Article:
Did I like Kerala, one of the older students at the school enquired towards the end of my stay in India. Surely, there was no other place in the world as green and beautiful as Kerala?? ‘It is after all God’s Own Country,’ she added.
It is impossible to argue with the greenness of Kerala, but although the state indeed has some spectacular scenic areas, would God allow its countrymen to spoil such splendour by piling up rubbish along the roadsides?? So let’s not forget the true origin of the famous adage: it was thought up by the creative director of an Indian ad agency to promote tourism for Kerala… so rather subjective to say the least. He clearly never set eyes on William Blake’s green and pleasant land!
But how can I blame the children of the school for thinking that only Kerala boasts green countryside as it never occurred to me to show them photographs of England!! So, in the past few weeks I have been documenting my travels in the country so that at least I can put the record straight and allow my future students a glimpse of what the world looks like beyond the boundaries of their geography books.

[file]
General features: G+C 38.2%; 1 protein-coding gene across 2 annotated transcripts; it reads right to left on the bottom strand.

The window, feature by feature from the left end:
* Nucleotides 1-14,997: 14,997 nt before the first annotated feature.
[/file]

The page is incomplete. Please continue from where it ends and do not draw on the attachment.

During my 10 week stay I covered the length of England, touching the sea in Bournemouth, lingering in the rejuvenated city of Birmingham and being caught in a January snowstorm courtesy of Storm Henry near the Scottish border. Okay, as I was here in the winter months, the countryside was only a muted green speckled with the yellows and browns of sun-starved grass, with bare branches stretching out against darkened skies, and early splashes of colour overshadowed by the ghostly skeletons of last summer’s flora. Then there were the towns, a marriage of history and innovation, and unintended additions of local artists… And every so often the sun would peep out to dazzle land- and sea-scapes with an intensity to rival Kerala’s.
Seaside in the South: Bournemouth:
Walking in the New Forest with the family, South-East England. And watching the wild ponies:
Lickey Hill Walk in the Midlands on Boxing Day:
Suburban Birmingham, in all its glory… maybe not all the pictures are suitable for use at school!!:
Birmingham: a city in transition as modern architecture fuses with history:
And after a four hour train journey from London’s King’s Cross I enjoyed the spectacular views of Berwick upon Tweed, immortalised by Lowry, its ancient and fortified walls bearing witness to the incursions of the Scots. The Scottish border a mere 5 km away… What about the Saturday morning blizzards? A mere trifle to contend with for weathered walkers such as Liz and me…